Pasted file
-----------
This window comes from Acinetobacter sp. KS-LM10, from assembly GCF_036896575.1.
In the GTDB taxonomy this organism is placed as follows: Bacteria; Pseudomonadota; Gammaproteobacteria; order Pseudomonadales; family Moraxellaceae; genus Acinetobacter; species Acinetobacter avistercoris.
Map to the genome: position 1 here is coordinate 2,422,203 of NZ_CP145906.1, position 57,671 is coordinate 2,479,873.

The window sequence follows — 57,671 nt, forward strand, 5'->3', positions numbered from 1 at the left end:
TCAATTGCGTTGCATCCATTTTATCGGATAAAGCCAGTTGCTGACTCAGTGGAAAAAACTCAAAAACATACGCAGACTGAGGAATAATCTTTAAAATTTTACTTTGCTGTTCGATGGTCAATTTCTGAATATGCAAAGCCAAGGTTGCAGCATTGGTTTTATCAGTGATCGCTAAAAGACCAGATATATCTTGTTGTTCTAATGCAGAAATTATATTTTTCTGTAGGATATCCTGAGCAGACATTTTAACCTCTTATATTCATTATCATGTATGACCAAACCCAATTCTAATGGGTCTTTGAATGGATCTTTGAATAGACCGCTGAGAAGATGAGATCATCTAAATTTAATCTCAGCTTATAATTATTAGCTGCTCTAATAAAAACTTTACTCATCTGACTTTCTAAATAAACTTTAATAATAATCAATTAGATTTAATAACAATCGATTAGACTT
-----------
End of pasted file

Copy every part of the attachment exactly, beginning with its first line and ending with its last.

This window comes from Acinetobacter sp. KS-LM10, from assembly GCF_036896575.1.
In the GTDB taxonomy this organism is placed as follows: Bacteria; Pseudomonadota; Gammaproteobacteria; order Pseudomonadales; family Moraxellaceae; genus Acinetobacter; species Acinetobacter avistercoris.
Map to the genome: position 1 here is coordinate 2,422,203 of NZ_CP145906.1, position 57,671 is coordinate 2,479,873.

The window sequence follows — 57,671 nt, forward strand, 5'->3', positions numbered from 1 at the left end:
TCAATTGCGTTGCATCCATTTTATCGGATAAAGCCAGTTGCTGACTCAGTGGAAAAAACTCAAAAACATACGCAGACTGAGGAATAATCTTTAAAATTTTACTTTGCTGTTCGATGGTCAATTTCTGAATATGCAAAGCCAAGGTTGCAGCATTGGTTTTATCAGTGATCGCTAAAAGACCAGATATATCTTGTTGTTCTAATGCAGAAATTATATTTTTCTGTAGGATATCCTGAGCAGACATTTTAACCTCTTATATTCATTATCATGTATGACCAAACCCAATTCTAATGGGTCTTTGAATGGATCTTTGAATAGACCGCTGAGAAGATGAGATCATCTAAATTTAATCTCAGCTTATAATTATTAGCTGCTCTAATAAAAACTTTACTCATCTGACTTTCTAAATAAACTTTAATAATAATCAATTAGATTTAATAACAATCGATTAGACTT